For this reason I remind you to fan into flame the gift of God, which is in you through the laying on of my hands. For God did not give us a spirit of timidity, but a spirit of power, of love and of self-discipline. So do not be ashamed to testify about our Lord, or ashamed of me his prisoner. But join with me in suffering for the gospel, by the power of God… 2 Timothy 1:6-8
[OK, I keep predicting – even promising – an end to this “conversation” on timidity, and keep saying that I’m going to talk about how “power, love, and self-discipline” counter our fearfulness. But you know how preachers are! We know how to take off and fly around in circles, but the landing part is an altogether different skill that most of us haven’t acquired. I keep finding other things to include, and in this case I feel a need to look at how the tentative expression of our faith might well be influenced by how we feel about his people, the Church. Last time I asked you: Are you ashamed of Jesus? My next question is… ]
Are you ashamed of his followers?
“Don’t be ashamed to testify about our Lord or of me his prisoner…”
You know that everyone in the province of Asia has deserted me, including Phygelus and Hermogenes. May the Lord show mercy to the household of Onesiphorus, because he often refreshed me and was not ashamed of my chains. On the contrary, when he was in Rome, he searched hard for me until he found me. May the Lord grant that he will find mercy from the Lord on that day! You know very well in how many ways he helped me in Ephesus. 2 Timothy 1:15-18
At my first defense, no one came to my support, but everyone deserted me. May it not be held against them. But the Lord stood at my side and gave me strength, so that through me the message might be fully proclaimed and all the Gentiles might hear it. And I was delivered from the lion’s mouth. 2 Timothy 4:16-17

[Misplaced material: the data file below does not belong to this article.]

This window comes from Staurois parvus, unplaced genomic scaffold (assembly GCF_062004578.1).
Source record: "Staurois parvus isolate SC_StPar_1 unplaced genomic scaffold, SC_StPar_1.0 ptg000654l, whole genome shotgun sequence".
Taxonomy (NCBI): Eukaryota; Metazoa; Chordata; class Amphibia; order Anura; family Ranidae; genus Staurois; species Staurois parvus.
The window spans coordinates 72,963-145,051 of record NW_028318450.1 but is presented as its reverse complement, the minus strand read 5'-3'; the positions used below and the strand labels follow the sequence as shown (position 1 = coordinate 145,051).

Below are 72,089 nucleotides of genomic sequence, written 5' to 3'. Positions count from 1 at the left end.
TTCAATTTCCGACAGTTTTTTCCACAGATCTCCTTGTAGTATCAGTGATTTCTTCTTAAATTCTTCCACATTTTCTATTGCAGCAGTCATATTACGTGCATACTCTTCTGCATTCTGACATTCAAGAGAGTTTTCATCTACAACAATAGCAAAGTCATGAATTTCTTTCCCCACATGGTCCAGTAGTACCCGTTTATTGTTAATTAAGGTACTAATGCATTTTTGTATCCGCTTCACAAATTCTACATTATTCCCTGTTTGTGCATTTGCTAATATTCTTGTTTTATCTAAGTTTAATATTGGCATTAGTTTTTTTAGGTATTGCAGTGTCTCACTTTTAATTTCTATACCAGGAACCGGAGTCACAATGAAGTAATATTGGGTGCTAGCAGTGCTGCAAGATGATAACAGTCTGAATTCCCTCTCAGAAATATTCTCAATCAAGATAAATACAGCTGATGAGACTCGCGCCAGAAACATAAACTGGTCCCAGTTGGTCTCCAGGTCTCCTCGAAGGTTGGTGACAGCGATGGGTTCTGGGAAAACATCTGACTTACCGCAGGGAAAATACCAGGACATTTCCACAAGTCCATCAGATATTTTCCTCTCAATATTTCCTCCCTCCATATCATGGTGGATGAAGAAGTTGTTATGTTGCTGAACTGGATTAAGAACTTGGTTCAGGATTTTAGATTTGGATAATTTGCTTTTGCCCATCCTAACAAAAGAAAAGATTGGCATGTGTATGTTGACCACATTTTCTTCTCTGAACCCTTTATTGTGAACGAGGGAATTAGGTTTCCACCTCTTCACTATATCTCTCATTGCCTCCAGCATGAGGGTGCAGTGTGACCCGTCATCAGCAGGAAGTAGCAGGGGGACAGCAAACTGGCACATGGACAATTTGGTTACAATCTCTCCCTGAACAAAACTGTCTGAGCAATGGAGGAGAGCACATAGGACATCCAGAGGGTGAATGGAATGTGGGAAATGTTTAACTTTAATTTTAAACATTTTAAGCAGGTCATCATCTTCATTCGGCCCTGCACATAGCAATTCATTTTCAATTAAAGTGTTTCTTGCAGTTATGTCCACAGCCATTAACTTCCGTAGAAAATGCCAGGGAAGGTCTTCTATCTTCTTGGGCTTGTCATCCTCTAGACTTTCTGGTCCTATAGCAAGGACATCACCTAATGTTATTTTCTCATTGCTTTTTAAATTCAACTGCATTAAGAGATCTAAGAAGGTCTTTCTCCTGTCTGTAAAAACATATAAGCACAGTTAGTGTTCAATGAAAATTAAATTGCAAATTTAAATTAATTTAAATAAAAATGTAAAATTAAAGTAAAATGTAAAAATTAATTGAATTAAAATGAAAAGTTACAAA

If you suffer as a Christian, do not be ashamed, but praise God that you bear that name. 1 Peter 4:16
I wonder if our skittishness about following Jesus in public is due in part to the blunders of his other followers – whether true followers or not. The terrible reputation of the Church in general and many churches in particular is obvious, and because we don’t want to be identified with that, many of us are shy about being associated with such an “organization.” It’s funny that most people I talk to about Jesus say the same thing, “I don’t believe in organized religion.” I always say something like, “We’re not as organized as you might think and you’re smart to flee religion. Religion is bad but Jesus loves you, and so do all his unreligious true followers, of which I am part.”
I know Christians who have lived in their neighborhood and worked on the same jobs for many years and yet no one knows they follow Jesus. What’s up with that? Are they ashamed of him or just embarrassed of those who follow him (or claim to)? Granted, a lot of stupid stuff has been done in the name of our Christ (stuff he didn’t authorize), and we have a terribly bad rap in the world – don’t get me started! As a result, I often apologize to people who’ve been hurt or offended by the mistakes of our supposed brethren, and beg them not to blame Jesus for the failures of the people who love him and the posers who use his name as an excuse to act like idiots. But that doesn’t mean I’m ashamed to be identified with him or with his family.
Among Christians these days it’s in vogue not only to disassociate with, but to diss (slang for disrespect) our family, “I love God, but woe, the Church is messed up!” Trust me, I was a pastor for over thirty years, and I know about all our warts, plenty in bygone centuries and multitudinous in our very own time. I often say to people who are disgusted with the Church, “The Church is like Noah’s Ark. There were eight people and hundreds of animals on that boat for over a year with no Lysol (or deodorant for that matter)! It must’ve stunk so bad they were tempted to jump off and take their chances in the sea. In the same way, the Church may have a foul odor, but it’s the only thing floatin’!”
But I want to say that I’m intensely honored to be associated with my brothers and sisters with authentic faith in Jesus. I’ve had friends over the years who’ve saved my life and sanity, who serve the poor and marginalized in Africa, South America, Russia, and in the streets of San Francisco. I know many simple saints who walk the walk as well as talk and talk. I am proud to be in the company of such heroes who’ve endured in their faith and integrity for decades. Jesus told us that the Church would include both wheat and weeds, until on some future day he would separate them in order to punish the one and reward the other. In the meantime, we’re to do our best to maintain our own authenticity, proudly bear his name, love those who love him, and those who don’t.
[This time I won’t make any promises about the next post… just that there will be one. I think.]